It comes down to laziness, going home early, taking the path of least resistance. Even if you pay people more, they will only care for a little bit. Hence, future raises.
Scaring employees into working hard is how Apple and some other companies keep their engineers working diligently. Otherwise, more will try to find a place to nap on the job. I should know, found some nappers under their desks.
@tekochip: That sounds like a bad ECR approval process, if design engineering had no input (or if production engineering could substitute for design engineering -- along the lines of, "If dad says no, go ask mom.")
I have found, through painful experience, the importance of having a well-thought-out process for approval of ECRs and deviation requests. At one place I worked, approval to use non-conforming parts only required the signature of one engineer -- any engineer -- and there was no documentation of the non-conformance other than "OK TO USE PER [ENGINEER'S NAME HERE]."
One engineer (who had a master's degree from MIT, and was not a dumb guy by any means) would sign these requests without even reading them.
You're right about asking the factory floor to tell you if it doesn't look right. I invite everyone to tell me their impressions on a new design. If a screw is hard to access, if something is difficult to service, or even, "gee, we used to have a wire that was this color, can we change it?" Of course you can't design by committee, and that's a terrible trap to fall into, but you can design a product that's built for production, service and the customer. There's a hidden agenda, too. I found that Production, Purchasing and Service would issue Engineering Change Notifications to alter product attributes to their preference. What's worse is that the ECNs would be signed off by Production Engineering and Development Engineering had no way of knowing what was changed. Sure enough, substandard parts would be substituted by Purchasing, and Production would stream-line a process that destroyed product integrity.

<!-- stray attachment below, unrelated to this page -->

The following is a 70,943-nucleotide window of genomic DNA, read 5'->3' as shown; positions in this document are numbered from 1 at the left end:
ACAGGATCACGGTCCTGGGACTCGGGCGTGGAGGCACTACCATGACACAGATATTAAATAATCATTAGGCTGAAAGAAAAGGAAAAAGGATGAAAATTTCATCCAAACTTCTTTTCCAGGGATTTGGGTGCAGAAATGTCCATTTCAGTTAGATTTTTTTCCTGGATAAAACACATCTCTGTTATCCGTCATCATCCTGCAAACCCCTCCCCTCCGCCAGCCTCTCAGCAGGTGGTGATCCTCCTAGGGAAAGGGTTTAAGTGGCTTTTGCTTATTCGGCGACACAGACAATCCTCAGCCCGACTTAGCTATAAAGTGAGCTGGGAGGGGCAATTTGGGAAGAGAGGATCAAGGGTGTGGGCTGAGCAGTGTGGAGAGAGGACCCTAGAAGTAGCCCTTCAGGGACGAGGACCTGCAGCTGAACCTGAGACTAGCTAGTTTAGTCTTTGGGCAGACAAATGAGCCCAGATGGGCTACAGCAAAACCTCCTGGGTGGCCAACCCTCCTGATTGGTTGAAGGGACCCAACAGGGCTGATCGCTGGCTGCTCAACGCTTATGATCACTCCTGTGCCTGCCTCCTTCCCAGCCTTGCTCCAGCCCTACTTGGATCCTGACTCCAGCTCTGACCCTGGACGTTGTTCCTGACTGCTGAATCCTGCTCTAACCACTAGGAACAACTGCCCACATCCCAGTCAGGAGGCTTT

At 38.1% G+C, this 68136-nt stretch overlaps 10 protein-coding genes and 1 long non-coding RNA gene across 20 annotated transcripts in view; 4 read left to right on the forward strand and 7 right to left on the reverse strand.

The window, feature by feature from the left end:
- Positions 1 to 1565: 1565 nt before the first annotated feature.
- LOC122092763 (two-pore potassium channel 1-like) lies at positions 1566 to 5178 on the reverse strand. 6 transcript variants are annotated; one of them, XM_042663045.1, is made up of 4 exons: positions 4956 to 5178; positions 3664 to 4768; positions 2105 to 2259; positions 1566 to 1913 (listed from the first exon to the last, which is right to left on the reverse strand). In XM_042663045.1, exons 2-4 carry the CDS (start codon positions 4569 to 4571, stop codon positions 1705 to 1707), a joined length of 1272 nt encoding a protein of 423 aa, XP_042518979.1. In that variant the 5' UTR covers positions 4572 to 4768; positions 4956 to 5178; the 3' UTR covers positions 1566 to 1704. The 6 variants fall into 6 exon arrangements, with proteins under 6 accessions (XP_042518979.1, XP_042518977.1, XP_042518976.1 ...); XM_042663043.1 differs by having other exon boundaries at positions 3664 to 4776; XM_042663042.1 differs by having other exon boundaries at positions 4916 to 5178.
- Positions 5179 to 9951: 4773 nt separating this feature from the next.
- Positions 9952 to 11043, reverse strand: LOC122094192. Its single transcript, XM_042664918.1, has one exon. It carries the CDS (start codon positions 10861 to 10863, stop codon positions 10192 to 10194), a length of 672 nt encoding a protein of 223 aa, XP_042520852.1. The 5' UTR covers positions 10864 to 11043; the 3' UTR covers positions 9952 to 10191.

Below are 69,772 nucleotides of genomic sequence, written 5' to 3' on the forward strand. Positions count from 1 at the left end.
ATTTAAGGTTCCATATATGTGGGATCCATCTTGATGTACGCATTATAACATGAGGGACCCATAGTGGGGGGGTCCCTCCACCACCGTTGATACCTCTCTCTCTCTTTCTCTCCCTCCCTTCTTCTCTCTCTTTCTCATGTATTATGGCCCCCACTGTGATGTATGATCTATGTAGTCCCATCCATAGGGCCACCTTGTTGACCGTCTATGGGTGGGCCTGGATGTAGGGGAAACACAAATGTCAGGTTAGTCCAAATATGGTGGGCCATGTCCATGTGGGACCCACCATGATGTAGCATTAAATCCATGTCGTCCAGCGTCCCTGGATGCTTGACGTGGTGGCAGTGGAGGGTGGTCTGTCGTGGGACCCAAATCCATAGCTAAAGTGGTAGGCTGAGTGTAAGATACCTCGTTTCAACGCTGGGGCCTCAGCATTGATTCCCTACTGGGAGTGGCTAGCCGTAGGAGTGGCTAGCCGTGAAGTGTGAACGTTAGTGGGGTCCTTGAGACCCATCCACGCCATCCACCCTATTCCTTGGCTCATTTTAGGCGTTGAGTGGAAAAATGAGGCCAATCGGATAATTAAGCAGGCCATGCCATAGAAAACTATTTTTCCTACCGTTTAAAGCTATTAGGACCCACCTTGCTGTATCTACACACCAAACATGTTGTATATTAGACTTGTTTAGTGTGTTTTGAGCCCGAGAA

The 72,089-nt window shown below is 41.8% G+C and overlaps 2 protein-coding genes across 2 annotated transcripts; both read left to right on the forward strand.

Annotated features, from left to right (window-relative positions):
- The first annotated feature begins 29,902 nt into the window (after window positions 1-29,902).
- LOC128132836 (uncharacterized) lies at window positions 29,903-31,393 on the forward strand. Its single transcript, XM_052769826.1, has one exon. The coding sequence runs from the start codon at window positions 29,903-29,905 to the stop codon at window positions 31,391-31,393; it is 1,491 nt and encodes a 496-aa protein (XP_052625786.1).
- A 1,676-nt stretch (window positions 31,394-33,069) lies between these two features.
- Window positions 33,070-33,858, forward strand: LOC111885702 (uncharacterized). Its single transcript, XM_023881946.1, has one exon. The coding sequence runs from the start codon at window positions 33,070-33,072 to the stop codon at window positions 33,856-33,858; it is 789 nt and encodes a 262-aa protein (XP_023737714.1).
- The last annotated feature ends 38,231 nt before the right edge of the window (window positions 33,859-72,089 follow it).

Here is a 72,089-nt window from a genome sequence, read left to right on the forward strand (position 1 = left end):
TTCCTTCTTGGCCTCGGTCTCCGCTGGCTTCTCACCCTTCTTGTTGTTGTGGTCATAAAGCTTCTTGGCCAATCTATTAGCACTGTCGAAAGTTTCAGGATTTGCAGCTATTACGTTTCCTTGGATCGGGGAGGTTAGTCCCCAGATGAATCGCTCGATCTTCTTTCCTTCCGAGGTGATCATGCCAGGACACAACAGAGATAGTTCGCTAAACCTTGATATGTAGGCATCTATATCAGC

If you can get the other departments input during the prototype stage you can tell them why a component or process is specified.
Absolutely right about the use of solid wire in RV s. I was asked to repair a problem of missing power in an AIRSTREAM trailer, and the very small outlet boxes were wired with solid wire, white and black. The problem was found to be a broken jumper strip on an outlet, making the repair was a real challenge because of the short solid wires. But adding a jumper between the two hot scrfews solved the problem. I am no longer impressed with the quality. Plush does NOT equal quality, nor does having lots of cute features.
I have two issues with RVs. 1) using Romex a solid conductor wire in a vibration enviroment. It should be stranded. I believe it is criminal and hope some day the manufacturers that do this get sued out of business. The other is the change or lack there of across AC and DC systems. In AC green and bare are grounds. Black and colors are hots. White is neutral. Except for travelers. On my camper I put red tape on the + side. Both terminals are a mixture of black and white wires.
It's not just wiring that needs proper identification. Piping for water and process materials need the same identification. Imagine our surprise when water began pouring from a newly installed electrical panel. Before the conduit was completed and any wires had been pulled, the plumbers the floor above had mistaken the 1" conduit for a water line they were installing.